In our formative stages, we human beings lived in an aboriginal state in tune with the horrors and favors, beauty and beasts of nature. The evolution of our brain and its attendant senses allowed us to survive, helped us to thrive, and finally potentiated our transformation into the dominant predator on the planet. In those early days, we learned that the smell of tiger meant we should run, or band together with our backs pressed one against the other and the tips of our spears pointing outward. We learned that the crack of distant thunder meant lightning might strike at any moment, and we had better seek shelter lest we be burned to a crisp when it came. We learned that a yellow cast to the sky meant that a hurricane was about to blow in from the ocean and it was time to haul in our fishing nets and move to higher ground. We learned that an early frost would kill the mushrooms we dried for winter sustenance, so we had better get out early and scoop up those caps and stems. We learned that turbid creek water meant salmon would be running, and we learned that when the red bands on the snake touched the yellow, its bite would kill us.

We learned the smell our lover bore when he or she had been with someone else and by that when to question the parentage of our children. We learned by the blush of the berry when it would taste sweetest eaten right off the vine, and when it was bitter and better preserved. We learned by running the soil through our fingers whether or not it would sprout seed, and we learned by the taste of an herb’s leaf whether it would quiet our hearts and soothe our minds. We learned that when we roasted the frog over a fire and collected the juice that dripped from it, we could make poison for our arrows and thereby paralyze prey.

We learned that by mixing just the right plants together, grinding the juice and drinking it in a specific sequence and at a certain temperature, we could take trips to other dimensions, heal ourselves, and learn more about our place in the universe, too. We learned by watching what came up with the tide when we might expect a good harvest in our wooden traps, and when we might go hungry. We learned that a secretion from the intestine of sperm whales makes a good base for perfume, and we learned to refine the dark goo from the ground in order to propel us forward, both to the horizon and to the future.

We learned, too, the strengths and limitations of language, and how we could share our thoughts through the Dreamtime and through the ages, orally, in pictographs, characters, and finally narratives in script. All these things we learned by relying on our sensorium to inform our mind and tell us how to physically interact with environment.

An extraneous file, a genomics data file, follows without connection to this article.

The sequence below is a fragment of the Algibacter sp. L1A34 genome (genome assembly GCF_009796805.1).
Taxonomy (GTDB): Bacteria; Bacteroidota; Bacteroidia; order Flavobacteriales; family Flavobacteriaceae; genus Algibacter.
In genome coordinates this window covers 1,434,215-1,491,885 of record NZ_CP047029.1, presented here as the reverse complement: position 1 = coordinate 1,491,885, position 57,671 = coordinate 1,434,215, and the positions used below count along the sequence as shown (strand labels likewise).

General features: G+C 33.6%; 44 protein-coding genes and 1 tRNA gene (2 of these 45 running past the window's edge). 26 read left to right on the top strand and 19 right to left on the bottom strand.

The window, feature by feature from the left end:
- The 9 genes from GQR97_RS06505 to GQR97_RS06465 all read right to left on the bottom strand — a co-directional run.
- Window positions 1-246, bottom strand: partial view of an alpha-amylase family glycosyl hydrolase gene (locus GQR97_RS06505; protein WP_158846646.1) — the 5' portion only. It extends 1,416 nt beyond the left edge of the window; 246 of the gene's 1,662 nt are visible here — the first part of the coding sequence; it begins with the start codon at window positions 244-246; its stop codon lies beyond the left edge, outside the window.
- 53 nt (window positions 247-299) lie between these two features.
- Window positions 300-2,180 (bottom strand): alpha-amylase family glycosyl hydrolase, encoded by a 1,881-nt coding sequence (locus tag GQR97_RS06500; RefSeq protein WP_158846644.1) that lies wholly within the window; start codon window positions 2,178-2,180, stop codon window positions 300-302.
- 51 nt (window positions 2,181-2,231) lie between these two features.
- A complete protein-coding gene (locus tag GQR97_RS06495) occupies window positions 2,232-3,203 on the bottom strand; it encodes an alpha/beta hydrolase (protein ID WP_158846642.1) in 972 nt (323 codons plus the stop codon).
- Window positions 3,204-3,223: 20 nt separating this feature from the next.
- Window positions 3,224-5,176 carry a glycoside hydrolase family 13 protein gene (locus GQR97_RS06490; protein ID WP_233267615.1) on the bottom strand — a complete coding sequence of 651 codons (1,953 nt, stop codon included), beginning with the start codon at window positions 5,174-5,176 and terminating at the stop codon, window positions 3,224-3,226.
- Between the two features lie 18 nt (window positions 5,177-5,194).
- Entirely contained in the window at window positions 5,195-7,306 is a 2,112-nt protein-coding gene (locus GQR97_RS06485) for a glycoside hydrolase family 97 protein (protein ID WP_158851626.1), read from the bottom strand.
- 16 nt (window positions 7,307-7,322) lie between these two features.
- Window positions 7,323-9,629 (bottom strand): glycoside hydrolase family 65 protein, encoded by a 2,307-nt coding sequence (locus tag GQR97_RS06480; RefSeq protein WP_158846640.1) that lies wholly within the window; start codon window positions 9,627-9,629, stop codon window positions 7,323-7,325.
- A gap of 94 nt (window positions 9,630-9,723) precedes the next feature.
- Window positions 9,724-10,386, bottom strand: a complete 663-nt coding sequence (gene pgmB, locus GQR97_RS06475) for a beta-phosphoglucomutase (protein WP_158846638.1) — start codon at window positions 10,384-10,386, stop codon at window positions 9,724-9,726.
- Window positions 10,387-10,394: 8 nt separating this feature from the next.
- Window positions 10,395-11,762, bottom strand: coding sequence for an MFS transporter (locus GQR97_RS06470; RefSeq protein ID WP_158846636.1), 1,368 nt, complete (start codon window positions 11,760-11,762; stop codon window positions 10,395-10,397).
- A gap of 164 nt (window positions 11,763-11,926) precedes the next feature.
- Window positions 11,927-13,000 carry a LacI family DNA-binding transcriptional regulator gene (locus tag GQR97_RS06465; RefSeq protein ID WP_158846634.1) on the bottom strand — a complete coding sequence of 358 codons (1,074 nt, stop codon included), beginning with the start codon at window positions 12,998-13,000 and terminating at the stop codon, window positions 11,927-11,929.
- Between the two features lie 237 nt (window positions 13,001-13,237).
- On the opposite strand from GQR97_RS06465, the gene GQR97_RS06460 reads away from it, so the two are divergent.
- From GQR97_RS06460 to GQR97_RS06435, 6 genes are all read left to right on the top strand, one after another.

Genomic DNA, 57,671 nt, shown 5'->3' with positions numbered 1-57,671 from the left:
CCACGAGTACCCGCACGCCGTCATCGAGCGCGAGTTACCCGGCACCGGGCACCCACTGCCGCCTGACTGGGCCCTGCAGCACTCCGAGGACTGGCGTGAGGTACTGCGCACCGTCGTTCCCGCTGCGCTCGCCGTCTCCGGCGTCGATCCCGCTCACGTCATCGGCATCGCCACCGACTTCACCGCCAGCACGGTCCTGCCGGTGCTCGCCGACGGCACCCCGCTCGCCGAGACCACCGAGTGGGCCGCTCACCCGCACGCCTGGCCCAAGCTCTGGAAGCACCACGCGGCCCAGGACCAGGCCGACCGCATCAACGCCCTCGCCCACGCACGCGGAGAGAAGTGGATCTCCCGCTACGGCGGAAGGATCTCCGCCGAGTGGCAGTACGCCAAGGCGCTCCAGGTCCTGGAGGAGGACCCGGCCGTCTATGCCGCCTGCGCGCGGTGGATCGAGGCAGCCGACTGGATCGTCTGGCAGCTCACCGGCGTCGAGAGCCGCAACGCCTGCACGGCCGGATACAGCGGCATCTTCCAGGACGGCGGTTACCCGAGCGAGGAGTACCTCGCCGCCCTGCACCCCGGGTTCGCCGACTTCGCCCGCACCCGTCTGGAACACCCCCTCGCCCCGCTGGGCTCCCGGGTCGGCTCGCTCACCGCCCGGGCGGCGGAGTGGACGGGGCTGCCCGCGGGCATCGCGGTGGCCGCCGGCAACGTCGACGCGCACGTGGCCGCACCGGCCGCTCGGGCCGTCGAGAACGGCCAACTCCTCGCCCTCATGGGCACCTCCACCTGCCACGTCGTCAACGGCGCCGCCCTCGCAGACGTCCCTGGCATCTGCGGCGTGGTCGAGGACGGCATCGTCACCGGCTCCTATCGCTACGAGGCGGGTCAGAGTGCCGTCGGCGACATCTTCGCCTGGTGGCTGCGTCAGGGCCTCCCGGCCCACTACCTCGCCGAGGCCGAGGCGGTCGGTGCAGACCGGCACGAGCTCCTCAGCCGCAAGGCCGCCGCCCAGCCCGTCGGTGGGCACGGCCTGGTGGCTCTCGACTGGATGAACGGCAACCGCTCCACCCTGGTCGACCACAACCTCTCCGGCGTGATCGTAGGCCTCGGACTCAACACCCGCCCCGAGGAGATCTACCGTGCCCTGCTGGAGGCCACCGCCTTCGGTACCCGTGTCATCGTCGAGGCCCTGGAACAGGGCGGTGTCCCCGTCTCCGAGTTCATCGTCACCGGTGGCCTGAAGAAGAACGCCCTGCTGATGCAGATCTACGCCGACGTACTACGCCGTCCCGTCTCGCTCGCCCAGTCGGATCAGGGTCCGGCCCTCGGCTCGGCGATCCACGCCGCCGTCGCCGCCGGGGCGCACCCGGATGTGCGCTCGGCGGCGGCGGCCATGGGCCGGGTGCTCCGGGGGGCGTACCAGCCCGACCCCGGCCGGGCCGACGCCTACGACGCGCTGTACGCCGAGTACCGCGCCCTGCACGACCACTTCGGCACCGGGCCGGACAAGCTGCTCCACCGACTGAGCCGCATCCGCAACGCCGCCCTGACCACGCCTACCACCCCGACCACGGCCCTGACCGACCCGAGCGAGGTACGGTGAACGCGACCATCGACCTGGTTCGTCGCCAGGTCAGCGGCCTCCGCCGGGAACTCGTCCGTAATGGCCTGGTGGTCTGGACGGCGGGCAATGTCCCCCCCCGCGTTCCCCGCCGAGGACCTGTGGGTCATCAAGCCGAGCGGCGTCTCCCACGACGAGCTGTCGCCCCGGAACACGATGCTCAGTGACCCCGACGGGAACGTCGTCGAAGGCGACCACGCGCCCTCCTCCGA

We lost some of these abilities—the gifts of the shaman, perhaps, and of the ablest hunter on the prairie—when we turned to agriculture and settled in to a routine not of sensing what the air, the water, and the land had to offer, but of bending all these to our will. In exchange for a reliable food supply, we limited our ability to digest and benefit from a panoply of blooms. Our ability to wonder withered, along with taking simple pleasures in what nature gave us. Our focus narrowed and we became less sensitive. The lore of those afield in the world, unprotected by anything but their wits, was gone, and with that lore, skills and information fell away too. What was lost was replaced by new information and techniques regarding how to till a field, hitch up a water buffalo, layer sheaves on a roof, stack logs firmly enough to stand against a hard snow, and how to smash atoms, and capture the energy of the sun.

The burgeoning field of epigenetics tells us that our dance with our environment, and, too, the emotions that dance engenders, determine which of our genes will be expressed and which will fall silent. As we moved from hunting-and-gathering to agriculture and then to the Industrial revolution, we not only changed our feelings about nature—relegating it to a subsidiary position as our confidence in our own ability to chart the course of our lives swelled—we changed nature itself, destroying, pillaging, and polluting. We came to regard rivers and streams not as resources and sentinels, but as highways for the transport of goods. Our time was increasingly spent indoors, and when we did get to see the sky, we often found it blackened by the soot and filth from our smokestacks and factories.